The wildfires raging across Greece for what is by now more than a week, show no sign of abating. High temperatures continue in what is the country’s worst heatwave in almost four decades.
While no region of the country has been spared, the images coming from the northern part of Evia island are particularly striking. One, showing an elderly woman in despair — the grim atmosphere behind her painted dark red by fire and smoke, like a still from a post-apocalyptic film — became the prime example of what the new reality of extreme temperatures will look like. It was from Greece, but it could as easily have been taken in Turkey, Italy, Spain and other places around the Mediterranean Sea that are fighting the same battle.
But climate change is not the whole story here. While it definitely played a key factor in the catastrophe unfolding in Evia and elsewhere, this is also a story of deep structural and political issues that touch on the local and the European level. It is, at its root, the story of a state, and the union it belongs to, which failed to build with robustness in mind.
While experts are still assessing the damage, it looks like 10 to 12 percent – more than 65,000 hectares – of all Greek forests might have burned this summer. The damage in Evia alone looks likely to be bigger than 35,000 hectares.
The current government bears a lot of the responsibility. The Greek forestry agencies asked the government for €17 million ($20 million) this year to carry out preventive work to prevent fires. They only received €1.6 million ($1.9 million). The fire department entered the fire season understaffed by 4,000 firefighters. Their fleet is old and rusting. While a previous wildfire disaster in 2018 that left 102 people dead became a focal point of the New Democracy party’s campaign in the 2019 elections, once in power, they pardoned and even promoted some of the officials thought at least partly responsible at the time.
But the problems don’t start or end with Prime Minister Kyriakos Mitsotakis’s government. Since the late 90s, Greece has separated fire prevention and suppression. Fire prevention is the responsibility of the forestry agencies, while suppression has been assigned to the fire department. And while funding for the latter increased substantially over the years, the former was completely neglected. The has led to sealed off forests accumulating fallen branches, lacking paths and proper supervision for high voltage wires passing through, and a host of other issues that are simply too numerous to list. All of this was made much worse by the psychopathic EU-mandated austerity that took aim at the fire services, in a country with a permanent wildfire problem. These austerity measures were called ‘reforms’ at the time, but in the end this was a reduction in both available firefighters, equipment and expertise.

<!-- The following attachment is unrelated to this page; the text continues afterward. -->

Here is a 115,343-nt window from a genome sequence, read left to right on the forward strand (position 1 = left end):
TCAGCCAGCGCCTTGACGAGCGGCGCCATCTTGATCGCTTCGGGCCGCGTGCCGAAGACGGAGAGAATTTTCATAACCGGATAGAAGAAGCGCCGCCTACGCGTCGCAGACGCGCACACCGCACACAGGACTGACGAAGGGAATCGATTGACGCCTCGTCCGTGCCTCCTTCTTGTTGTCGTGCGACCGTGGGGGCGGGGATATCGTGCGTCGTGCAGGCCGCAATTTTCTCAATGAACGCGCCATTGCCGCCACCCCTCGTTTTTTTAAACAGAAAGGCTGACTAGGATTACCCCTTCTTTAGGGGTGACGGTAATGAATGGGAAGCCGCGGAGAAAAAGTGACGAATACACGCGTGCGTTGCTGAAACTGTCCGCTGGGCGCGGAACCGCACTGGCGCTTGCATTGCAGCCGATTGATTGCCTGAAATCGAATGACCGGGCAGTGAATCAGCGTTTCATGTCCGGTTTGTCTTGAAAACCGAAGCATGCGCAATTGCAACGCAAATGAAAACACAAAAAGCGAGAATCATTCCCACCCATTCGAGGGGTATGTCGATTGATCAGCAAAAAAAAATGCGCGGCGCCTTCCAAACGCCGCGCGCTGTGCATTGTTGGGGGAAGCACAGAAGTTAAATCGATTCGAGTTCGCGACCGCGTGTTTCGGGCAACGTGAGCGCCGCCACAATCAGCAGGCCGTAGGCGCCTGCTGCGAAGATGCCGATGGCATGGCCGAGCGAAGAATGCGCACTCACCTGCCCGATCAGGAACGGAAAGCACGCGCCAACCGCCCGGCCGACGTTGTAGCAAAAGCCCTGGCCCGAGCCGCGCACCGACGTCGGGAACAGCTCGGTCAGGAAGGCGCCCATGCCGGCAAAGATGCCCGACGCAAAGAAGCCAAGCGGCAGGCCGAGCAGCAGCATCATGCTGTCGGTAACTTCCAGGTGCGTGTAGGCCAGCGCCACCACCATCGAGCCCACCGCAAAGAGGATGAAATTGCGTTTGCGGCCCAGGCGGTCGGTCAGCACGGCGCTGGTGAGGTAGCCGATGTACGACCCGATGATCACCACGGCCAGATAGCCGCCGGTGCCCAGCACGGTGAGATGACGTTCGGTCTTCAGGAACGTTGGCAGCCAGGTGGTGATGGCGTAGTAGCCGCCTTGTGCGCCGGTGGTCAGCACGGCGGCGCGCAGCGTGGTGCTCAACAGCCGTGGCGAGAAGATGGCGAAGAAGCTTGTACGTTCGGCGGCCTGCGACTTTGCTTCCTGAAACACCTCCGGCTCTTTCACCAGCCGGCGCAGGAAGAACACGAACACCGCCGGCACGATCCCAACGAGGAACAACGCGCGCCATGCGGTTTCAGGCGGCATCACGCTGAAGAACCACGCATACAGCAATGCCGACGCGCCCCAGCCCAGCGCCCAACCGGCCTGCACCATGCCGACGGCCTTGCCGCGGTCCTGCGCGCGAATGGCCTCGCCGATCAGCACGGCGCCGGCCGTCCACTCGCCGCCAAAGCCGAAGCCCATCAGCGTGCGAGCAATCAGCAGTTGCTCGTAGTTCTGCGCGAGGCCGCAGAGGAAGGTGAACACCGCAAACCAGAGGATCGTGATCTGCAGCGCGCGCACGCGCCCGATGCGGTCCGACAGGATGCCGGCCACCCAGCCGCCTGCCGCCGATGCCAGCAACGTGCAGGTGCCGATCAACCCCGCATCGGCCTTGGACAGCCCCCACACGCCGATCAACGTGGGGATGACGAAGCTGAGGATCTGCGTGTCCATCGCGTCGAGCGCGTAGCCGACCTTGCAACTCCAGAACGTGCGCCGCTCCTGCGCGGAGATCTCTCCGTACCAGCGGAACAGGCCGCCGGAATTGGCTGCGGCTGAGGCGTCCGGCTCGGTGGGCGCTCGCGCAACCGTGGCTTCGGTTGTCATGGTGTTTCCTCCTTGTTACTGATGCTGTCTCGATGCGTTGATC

These issues have been highlighted many times over the years in a number of reports commissioned by parliament. After the 2018 wildfires however, the New Democracy party focused not on prevention or suppressing future fires, but in making sure that loss of human life was limited. While this is a noble aim, the result has been the issuing of a number of evacuation orders and (according to multiple reports) firefighters being told to not intervene unless lives are in danger. Experts and eye-witnesses suggest that the fires that surrounded Athens and those that are still burning through northern Evia could have been dealt with easily in their early stages if the authorities hadn’t focused so much on evacuations. The anger generated by these decisions is palpable and a clear political threat to the government.
What’s worse is that by now it’s been established that in the cases where evacuation orders were ignored, locals managed to save their villages when others burned. This sets a very dangerous precedent, as people might be more encouraged to ignore evacuation orders.
While I wish that this was being written with the benefit of hindsight, the truth is the fires are still going. Firefighters, volunteers and locals are fighting bravely to save what they can. The PM in the meantime has announced a number of measures that aim to alleviate some of the pain people in Evia and elsewhere are now feeling. It’s too early to say if that will be enough. But it’s not too early to say that in the face of unfolding climate change, we must abandon the short-termism and political games that leave us unprepared in the face of catastrophe.
This article was originally published on The Spectator’s UK website.